Finally I said that it was unfair to our Crystal Lake church to have to lose our pastor because they will not do the right thing.
She listened intently, nodded, and said that they need to follow through with me and will set something up. I said you have to quit the passive resistance style that you have been demonstrating where you appear to listen, acknowledge what people are saying as legitimate, and then fail to follow through. So we will see if she does what she says she will do. I think she knows that I am not going to let it go.
I know that the elders are overwhelmed, but I believe that is because they have not taken a direct and Biblical approach to admitting the sins and seeking forgiveness. They are gathering too much information and getting overwhelmed due to a lack of action.
Jim Bedell’s Facebook post last Sunday:
I had round two with an elder at a listening session after services at Willow Crystal Lake today. Jeff (cannot remember his last name) was there as the elder representative. The rest of the elders were interviewing one of the candidates for senior pastor at big Willow.
Things are really heating up at WCL, as the meeting room was full with people who were upset with Marcus’s leaving. I believe it took his leaving to wake people up to the seriousness of the problems with Willow. Many stated that if Marcus did not feel that he could stay with the clearly un-Biblical way the leadership is handling the sin of Bill, how can the church tolerate the elders’ lack of real leadership?
One person literally said that the whole congregation should leave Willow and have Marcus start a new church. The elder probably for the first time was hearing the seriousness of congregants’ disgust with how the leadership is not following a Biblical blueprint for healing the consequences of rampant and systemic sin perpetrated by an entitled senior pastor. I believe that this process is the only one that is going to scare the elders into a serious response to this mess.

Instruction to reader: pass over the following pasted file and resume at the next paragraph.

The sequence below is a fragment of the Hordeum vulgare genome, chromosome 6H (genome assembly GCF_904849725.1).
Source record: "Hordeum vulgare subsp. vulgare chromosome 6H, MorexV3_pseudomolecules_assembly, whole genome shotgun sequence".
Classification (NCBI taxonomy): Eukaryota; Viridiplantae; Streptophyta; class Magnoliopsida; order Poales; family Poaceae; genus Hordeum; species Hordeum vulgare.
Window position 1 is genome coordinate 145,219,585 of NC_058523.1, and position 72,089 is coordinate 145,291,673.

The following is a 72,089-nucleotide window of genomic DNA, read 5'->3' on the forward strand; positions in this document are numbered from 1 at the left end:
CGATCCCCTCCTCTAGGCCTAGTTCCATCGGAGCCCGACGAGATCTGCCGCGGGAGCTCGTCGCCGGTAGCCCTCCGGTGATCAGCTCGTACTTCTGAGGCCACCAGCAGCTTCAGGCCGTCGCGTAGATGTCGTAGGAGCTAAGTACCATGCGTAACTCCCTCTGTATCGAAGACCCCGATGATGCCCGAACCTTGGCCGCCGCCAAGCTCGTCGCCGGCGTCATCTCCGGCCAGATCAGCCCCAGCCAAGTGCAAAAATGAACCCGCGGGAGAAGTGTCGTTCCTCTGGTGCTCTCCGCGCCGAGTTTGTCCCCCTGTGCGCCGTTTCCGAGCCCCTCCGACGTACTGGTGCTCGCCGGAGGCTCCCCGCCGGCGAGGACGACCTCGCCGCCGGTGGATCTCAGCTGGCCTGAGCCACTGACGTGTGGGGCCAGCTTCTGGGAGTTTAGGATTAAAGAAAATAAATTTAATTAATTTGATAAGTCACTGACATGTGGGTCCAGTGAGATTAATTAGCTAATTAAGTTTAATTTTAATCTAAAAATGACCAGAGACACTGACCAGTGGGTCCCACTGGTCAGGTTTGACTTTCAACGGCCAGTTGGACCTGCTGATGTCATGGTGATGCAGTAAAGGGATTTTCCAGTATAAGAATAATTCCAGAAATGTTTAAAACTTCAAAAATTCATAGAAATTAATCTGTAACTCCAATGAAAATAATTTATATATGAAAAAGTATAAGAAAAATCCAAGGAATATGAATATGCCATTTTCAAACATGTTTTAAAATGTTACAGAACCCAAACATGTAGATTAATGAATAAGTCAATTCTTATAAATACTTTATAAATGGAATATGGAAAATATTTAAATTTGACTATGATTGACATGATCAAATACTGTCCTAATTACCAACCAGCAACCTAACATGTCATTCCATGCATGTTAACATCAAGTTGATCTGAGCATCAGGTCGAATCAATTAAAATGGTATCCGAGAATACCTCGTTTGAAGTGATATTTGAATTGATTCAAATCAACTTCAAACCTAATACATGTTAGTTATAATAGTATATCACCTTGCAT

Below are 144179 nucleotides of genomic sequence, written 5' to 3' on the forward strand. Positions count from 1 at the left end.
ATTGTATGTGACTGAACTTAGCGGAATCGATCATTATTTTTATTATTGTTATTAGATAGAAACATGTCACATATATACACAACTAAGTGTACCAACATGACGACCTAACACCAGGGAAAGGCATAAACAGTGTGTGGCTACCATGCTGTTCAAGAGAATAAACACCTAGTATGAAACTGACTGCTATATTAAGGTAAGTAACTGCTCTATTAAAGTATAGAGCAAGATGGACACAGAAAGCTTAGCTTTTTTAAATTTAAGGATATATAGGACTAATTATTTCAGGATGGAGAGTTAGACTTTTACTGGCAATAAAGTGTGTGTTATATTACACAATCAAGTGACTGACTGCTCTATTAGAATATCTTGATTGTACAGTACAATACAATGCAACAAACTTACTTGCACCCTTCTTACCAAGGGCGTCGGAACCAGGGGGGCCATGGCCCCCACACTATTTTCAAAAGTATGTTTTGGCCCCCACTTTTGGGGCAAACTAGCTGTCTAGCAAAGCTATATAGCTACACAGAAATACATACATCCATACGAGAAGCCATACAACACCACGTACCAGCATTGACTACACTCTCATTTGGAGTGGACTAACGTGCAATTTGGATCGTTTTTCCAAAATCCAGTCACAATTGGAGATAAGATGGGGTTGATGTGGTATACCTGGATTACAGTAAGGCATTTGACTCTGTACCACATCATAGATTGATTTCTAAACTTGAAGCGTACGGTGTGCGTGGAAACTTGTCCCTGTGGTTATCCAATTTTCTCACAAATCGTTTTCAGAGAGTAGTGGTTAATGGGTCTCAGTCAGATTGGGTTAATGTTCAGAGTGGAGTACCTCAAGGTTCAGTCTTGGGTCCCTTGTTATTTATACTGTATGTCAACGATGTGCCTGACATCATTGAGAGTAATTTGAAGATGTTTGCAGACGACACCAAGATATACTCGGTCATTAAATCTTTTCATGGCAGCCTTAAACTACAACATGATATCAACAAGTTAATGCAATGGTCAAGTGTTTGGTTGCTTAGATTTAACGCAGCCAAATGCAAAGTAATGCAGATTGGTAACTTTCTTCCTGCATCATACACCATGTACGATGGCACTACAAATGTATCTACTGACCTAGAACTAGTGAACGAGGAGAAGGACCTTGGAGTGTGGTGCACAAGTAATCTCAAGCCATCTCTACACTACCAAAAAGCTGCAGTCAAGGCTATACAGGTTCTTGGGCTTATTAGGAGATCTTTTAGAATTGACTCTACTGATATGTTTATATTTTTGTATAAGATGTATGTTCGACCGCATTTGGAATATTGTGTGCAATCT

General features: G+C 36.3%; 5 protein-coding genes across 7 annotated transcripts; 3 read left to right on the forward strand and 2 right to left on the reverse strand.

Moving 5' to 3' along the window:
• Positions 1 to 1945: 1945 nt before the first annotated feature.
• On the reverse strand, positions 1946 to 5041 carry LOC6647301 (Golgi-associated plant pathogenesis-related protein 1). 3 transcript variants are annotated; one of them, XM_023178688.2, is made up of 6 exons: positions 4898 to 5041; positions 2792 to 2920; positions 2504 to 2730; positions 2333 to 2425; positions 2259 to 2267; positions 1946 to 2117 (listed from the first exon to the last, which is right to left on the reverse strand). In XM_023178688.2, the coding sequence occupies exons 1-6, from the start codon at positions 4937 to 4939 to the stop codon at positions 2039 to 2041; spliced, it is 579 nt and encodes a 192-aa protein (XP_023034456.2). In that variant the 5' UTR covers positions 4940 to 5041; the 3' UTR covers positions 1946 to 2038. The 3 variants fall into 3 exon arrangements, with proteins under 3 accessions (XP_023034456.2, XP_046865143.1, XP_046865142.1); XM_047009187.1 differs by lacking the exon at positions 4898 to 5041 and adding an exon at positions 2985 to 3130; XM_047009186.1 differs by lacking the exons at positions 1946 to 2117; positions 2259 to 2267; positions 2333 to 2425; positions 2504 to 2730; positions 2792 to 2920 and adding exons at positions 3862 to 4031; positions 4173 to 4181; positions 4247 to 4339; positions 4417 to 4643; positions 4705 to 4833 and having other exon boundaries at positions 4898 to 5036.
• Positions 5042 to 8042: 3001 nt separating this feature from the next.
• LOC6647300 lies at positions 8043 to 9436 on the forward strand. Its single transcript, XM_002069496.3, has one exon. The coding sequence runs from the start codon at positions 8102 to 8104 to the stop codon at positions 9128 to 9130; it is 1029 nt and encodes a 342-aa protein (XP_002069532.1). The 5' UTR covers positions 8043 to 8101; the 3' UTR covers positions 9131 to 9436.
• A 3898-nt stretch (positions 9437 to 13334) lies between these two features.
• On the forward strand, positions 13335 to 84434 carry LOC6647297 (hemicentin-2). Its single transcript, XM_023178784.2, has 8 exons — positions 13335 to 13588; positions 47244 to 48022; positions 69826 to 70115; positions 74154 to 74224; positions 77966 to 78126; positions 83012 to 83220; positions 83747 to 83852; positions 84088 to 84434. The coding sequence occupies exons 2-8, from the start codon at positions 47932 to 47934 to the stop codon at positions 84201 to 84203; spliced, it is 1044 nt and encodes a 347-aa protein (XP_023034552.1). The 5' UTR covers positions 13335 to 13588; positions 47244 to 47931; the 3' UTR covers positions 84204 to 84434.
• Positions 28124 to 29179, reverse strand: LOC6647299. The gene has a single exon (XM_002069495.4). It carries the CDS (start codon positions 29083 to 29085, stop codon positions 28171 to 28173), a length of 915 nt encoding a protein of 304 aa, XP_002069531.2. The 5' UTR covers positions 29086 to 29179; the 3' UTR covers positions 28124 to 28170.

The elder started talking about how they have been engaging in a reconciliation process and implied that the people that they have interviewed that were harmed by Bill have wanted confidentiality.
I started my comments by saying that I was tired of hearing the word reconciliation. I said we do not need reconciliation; we need repentance and the seeking of forgiveness from the women who have been abused. We need to hear an accounting of the years of abusive governing directed by Bill.
I said that I have been reading the book Catch and Kill by Ronan Farrow and I said that Willow used the same repressive tactics to kill any revelation of sexual or corrupt behavior by the same combination of gaslighting, NDA, humiliation, powering up to threaten the employment of any whistleblowers, use of a horrific elder response team that literally terrorized people who represented a threat to the Willow image and BH autocratic control.
When it dawned on me that in many ways Willow operated like NBC in protecting Matt Lauer or like the goons from former Israeli intelligence who spread nasty lies about the women that came forward to expose Harvey Weinstein, I felt sick to my stomach. This is the church!
The elder implied that the people they have interviewed who have been abused by Bill and the church want to stay anonymous. I said that the women that I know want the sins named. I told him that they needed to heed the words of I Timothy 5:20 where leaders are to be publicly rebuked to serve as a warning to other leaders of the seriousness of sin.
The elder seems confused, thinking that because Bill refuses to engage in personal repentance that their hands are tied. I and others said that Bill does not have to engage for the church to publicly rebuke his sinful behavior. I asked what elders were afraid of. Does Bill scare you? Are you afraid of some kind of liability? No response.
Someone asked why we are paying Bill his golden parachute? The elder said that Bill had a retirement contract that was non-contestable. Isn’t this special, Bill did not have a morals clause in his contract. What! A church with no morals clause? By the way they have one more large payment to him.
I finally said that we are in this mess because of the ongoing secrecy that the current elders are continuing. I said that the elders are accountable to the people who are the church, and how can we hold them accountable if they do not even share what they are doing and why. I said we are not children who the elders paternalistically withhold the secret business of the church. This is not the Masons.
One last thing that made me crazy. The elder said that they are not requiring an MDiv for the new senior pastor. When asked why, he said “Well historically this was not a requirement at Willow.” Are you kidding me? To use the history of this church to establish the future requirements for pastoral leadership is ludicrous. As I have said, the church was structured around the framework of a corporation. Given that reality, it is no wonder that an MBA would be more important than an MDiv.
Sorry for rambling. After waiting a week for the elders to call me to set up a meeting, I again emailed them to find out when they will meet. My wife thinks they know enough about what I am going to push for that they are avoiding me. I am not going away!